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November 10th, 2004 Mary Ann Albright | News Stories
 

Raking (in) Leave

The city's fire and police disability plan gets a new look.

     
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Last month, Portland taxpayers finally got to see exactly how much they're spending on retired and injured cops and firefighters. For many, it was a frightening sight.

This year, for the first time, property-tax bills include a separate line item delineating what every city homeowner pays into the Fire and Police Disability and Retirement Fund. On a $161,000 house, the fund eats up about $212 a year, approximately one-tenth of the tax bill and twice the amount that goes to support city parks and county libraries.

The new billing format could prompt taxpayers to wonder what they're getting for their cash. The answer? A pension fund that is threatening to rack up massive debts (see "The Pension Fund That Ate Portland," WW, March 25, 1998) and a disability plan more generous than any other WW could find.

While most government employees in Oregon are covered by the Public Employees Retirement System, most Portland cops and firefighters receive their benefits from a separate fund.

One key difference is how disability leave is approved. PERS relies on outside experts to evaluate injury claims. The police and fire fund operates internally and, critics say, loosely.

A WW study of other cities' disability rolls suggests an unusually high share of Portland officers are on leave at any one time. Nine other cities surveyed by WW reported an average of less than 2 percent of their police and firefighters on leave. In Portland, the figure is 14 percent (see chart).

Babette Heeftle, FPDR's administrator, cautions that comparisons between cities are difficult because Portland, unlike many other cities, combines officers and firefighters on short-term leave due to injuries and those who retire early for medical reasons.

Leo Painton, secretary treasurer of the police association and a trustee on the FPDR board, agrees that Portland's unique system makes comparisons tough. "I think [FPDR] is working as best it can," he says. "We have a charter to live by and rules to live by."

Painton notes that those rules were tightened four years ago to end the practice of providing pension payments to incarcerated members and to add citizen trustees to the board, which ultimately approves or denies claimants' requests. (In addition to three citizen members, the 11-member board is made up of the mayor, the city auditor, the city treasurer, two Fire Bureau representatives, two Police Bureau representatives, and either the police or fire chief.)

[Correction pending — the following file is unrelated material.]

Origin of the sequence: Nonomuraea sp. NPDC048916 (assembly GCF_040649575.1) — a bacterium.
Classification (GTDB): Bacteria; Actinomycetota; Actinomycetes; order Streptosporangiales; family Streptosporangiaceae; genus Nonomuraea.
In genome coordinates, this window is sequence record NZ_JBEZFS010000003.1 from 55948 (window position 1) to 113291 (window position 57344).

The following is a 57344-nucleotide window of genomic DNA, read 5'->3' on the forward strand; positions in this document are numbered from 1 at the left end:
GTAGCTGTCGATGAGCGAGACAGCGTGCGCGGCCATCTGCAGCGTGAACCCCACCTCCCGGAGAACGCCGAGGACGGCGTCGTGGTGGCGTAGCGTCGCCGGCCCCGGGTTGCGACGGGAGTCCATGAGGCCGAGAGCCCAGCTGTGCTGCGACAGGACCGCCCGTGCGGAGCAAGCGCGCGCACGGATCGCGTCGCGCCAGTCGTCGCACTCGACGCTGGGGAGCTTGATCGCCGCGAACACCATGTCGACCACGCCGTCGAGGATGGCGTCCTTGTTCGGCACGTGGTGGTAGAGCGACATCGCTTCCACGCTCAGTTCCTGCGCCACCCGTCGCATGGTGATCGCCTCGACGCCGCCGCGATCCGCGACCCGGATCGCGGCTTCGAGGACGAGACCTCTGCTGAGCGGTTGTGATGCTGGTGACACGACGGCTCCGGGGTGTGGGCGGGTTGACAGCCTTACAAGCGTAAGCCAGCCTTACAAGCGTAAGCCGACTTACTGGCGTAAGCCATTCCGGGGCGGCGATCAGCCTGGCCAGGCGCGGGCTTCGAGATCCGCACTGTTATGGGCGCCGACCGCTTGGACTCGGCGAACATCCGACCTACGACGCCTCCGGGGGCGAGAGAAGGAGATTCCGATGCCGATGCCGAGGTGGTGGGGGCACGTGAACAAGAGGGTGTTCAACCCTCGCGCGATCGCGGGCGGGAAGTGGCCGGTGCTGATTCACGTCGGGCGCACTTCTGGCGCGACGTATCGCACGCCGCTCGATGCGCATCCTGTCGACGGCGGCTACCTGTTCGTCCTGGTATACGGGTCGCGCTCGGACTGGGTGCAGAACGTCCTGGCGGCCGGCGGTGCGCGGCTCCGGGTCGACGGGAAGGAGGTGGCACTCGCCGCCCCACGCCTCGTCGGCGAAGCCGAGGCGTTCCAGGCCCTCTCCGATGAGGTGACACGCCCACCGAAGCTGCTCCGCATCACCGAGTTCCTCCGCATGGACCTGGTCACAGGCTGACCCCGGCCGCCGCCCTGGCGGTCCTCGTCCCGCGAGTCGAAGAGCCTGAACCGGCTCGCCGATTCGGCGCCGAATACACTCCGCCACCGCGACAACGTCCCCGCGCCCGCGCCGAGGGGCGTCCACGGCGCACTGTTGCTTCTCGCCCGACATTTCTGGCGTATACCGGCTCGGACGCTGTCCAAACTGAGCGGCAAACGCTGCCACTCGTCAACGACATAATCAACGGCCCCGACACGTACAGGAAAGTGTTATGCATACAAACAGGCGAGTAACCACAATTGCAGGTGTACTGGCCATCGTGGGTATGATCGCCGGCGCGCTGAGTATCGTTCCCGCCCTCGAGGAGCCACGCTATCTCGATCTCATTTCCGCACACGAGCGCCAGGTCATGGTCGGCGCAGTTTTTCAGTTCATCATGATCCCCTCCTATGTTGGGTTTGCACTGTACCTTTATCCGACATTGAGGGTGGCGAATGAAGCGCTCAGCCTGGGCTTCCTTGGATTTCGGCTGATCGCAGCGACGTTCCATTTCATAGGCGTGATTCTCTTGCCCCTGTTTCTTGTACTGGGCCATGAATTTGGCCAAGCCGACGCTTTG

Bigger reforms could be in store. Both mayor-elect Tom Potter and commissioner-elect Sam Adams say the city should gradually shift officers onto the PERS plan. In addition, Adams, who promised voters he'd find ways to save money, would like city-approved doctors reviewing injury claims. He notes that Portland's high disability numbers suggest that either this city is an unusually dangerous place to fight crime and fires, or the benefits board is overly generous.

"If they're being fair, we have a workforce safety issue. If not, then we need to address that," Adams says. "Given that these officers risk their lives on a daily basis, their benefits should be more than fair. But the interests of the taxpayers should be served as well."

Anna Hermann contributed to this story.

Questionable Cases

Lowlights from the Portland police benefit files.

* From 1984 until his death in 2003, former police officer Lloyd Grundmeyer collected hundreds of thousands of dollars from the city fund while behind bars serving an 18-year sentence for sex crimes.

* Officer Cheryl Arnold has been on paid leave for the past 14 years due to stress from a sexual-harassment case; she does not need to return to work unless her own doctor says she can--even if other doctors might think she's fit for work.

* In 2002, Lt. Gabriel Kalmanek, while under investigation for his handling of an off-duty assault by two other officers, filed for disability leave stemming from an injury he said he sustained five years earlier.

 
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